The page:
Date of Award
Master of Theological Studies (MTS)
Through the pages of this thesis, I articulate a biblical model for leadership and power, focusing on the relationship between leaders and followers. I contend that the goal - the measure of success - of effective leadership is the transformation and empowerment of the follower as opposed to quantitative or organizational success. The thesis opens with a definition of leadership as being influence. This leads to the discussion of power as the core of the leader/follower relationship. I examine scripture's description of power abuses that are at the root of the "patron/client" social order. Jesus reverses the social order both in his teaching and his behaviour and concludes, "You are not to be like that!" (Luke 22:26). Following Jesus' example, the Christian leaders' first responsibility is to empower their followers in a community of mutual inquiry and reciprocal submission. I apply these discussions to the contemporary cultural situation, often labeled "postmodern," and the significant challenges it presents for Christian leaders. Postmodern culture demands, I suggest, a renewed emphasis on authentic relationship between Christian leaders and postmodern followers and a renewed sense of mission. That is, postmodern culture provides new challenges that should be met with rigorous application of "Kingdom" principles of mutual respect and ethical living. In sum, leadership, to be biblical, must transform followers to be empowered servants who carry Jesus' message to a seeking world.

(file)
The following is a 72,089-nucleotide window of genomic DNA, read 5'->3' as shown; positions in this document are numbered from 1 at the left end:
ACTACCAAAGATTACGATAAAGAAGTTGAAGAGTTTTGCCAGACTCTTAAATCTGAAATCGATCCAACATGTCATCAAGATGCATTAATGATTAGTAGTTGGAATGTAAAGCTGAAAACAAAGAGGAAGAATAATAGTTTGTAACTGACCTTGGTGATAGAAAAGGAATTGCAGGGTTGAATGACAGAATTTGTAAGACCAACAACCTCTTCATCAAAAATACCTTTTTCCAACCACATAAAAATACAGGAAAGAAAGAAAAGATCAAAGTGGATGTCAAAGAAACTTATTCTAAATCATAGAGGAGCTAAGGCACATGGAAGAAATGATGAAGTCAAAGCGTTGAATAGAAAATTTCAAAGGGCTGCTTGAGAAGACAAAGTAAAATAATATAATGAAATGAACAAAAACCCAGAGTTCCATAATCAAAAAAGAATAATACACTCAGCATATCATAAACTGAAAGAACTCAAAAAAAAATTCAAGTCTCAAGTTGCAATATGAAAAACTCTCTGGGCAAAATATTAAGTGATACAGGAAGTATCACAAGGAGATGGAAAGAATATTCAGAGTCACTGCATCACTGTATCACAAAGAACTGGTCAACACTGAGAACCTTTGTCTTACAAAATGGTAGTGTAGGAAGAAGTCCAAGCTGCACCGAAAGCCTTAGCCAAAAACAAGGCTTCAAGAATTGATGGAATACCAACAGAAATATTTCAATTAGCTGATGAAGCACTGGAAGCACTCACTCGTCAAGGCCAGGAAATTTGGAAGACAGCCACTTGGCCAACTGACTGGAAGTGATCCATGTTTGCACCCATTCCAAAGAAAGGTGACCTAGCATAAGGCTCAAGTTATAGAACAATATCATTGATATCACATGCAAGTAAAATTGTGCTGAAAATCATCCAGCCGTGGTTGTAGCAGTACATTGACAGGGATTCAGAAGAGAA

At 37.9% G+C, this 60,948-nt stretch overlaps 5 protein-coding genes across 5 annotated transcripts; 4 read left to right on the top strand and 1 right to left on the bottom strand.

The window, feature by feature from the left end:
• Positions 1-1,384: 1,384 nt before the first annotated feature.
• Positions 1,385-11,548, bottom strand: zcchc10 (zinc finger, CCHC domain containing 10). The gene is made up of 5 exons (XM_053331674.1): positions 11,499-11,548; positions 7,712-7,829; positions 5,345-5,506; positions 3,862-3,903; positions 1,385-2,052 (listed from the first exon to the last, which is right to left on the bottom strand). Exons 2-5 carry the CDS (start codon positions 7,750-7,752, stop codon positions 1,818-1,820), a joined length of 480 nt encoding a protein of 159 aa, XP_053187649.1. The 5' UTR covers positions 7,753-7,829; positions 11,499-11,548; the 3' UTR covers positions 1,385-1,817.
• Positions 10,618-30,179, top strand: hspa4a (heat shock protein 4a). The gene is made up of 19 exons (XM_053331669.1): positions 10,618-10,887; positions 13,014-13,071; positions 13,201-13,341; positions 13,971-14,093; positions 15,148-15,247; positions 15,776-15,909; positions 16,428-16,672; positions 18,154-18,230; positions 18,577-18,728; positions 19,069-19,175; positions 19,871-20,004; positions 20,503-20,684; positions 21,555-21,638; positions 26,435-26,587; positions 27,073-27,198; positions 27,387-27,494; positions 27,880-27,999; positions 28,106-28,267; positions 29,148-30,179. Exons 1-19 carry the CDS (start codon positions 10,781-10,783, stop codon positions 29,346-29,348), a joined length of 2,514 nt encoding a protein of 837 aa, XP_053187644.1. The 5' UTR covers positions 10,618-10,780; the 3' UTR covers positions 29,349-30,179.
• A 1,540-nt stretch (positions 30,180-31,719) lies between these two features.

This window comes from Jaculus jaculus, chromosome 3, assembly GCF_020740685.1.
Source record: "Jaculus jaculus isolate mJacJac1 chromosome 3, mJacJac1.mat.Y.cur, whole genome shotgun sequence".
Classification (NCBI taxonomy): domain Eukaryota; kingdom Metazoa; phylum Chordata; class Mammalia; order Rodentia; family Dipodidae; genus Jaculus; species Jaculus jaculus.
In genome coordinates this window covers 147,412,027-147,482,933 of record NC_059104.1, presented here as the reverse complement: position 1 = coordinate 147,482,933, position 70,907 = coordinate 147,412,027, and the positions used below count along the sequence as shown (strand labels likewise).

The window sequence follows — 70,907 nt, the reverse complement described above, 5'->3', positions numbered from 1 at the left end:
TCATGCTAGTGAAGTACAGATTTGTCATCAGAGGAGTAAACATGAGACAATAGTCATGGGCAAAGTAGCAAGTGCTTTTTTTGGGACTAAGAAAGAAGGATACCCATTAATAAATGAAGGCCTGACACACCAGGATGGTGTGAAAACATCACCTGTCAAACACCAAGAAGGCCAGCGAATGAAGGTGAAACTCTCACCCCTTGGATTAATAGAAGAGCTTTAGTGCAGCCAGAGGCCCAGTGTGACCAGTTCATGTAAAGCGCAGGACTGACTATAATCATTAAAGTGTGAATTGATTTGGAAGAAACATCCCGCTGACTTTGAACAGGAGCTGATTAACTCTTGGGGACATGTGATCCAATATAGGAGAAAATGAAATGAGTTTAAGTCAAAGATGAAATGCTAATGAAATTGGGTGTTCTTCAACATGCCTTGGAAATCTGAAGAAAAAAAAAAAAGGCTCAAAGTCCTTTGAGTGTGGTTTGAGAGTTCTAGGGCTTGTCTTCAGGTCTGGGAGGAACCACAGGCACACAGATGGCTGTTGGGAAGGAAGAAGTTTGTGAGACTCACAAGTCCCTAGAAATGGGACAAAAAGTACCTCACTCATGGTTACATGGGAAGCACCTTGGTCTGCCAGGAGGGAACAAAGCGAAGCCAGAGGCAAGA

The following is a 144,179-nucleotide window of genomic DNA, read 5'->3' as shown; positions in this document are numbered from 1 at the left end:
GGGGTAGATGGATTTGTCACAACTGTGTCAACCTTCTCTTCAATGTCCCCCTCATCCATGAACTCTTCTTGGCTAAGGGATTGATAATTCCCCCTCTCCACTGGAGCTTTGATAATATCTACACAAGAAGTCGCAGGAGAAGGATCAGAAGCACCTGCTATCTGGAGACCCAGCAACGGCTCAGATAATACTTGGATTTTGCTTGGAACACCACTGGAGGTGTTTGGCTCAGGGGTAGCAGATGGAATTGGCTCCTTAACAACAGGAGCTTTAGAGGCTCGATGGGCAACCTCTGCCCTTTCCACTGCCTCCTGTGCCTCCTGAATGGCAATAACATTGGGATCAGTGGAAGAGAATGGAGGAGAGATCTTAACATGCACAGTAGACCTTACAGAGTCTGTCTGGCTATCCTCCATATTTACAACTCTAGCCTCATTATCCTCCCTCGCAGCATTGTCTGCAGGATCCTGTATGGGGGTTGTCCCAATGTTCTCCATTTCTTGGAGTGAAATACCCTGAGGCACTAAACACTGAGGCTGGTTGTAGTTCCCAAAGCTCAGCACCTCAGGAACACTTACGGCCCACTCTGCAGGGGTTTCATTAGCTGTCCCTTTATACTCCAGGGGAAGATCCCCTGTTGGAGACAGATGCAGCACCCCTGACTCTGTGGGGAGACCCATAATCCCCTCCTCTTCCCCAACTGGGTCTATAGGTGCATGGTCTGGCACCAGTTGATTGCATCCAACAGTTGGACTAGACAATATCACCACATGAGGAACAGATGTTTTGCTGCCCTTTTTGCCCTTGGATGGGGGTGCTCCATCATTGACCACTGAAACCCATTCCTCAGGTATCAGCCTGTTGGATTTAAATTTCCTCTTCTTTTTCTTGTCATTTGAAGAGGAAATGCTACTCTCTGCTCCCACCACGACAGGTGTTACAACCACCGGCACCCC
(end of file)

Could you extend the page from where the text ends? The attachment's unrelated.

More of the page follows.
Donaldson, David, "Empowered Followers: The Measure of Success for Effective Leadership" (2005). Open Access Dissertations and Theses. Paper 6810.
McMaster University Library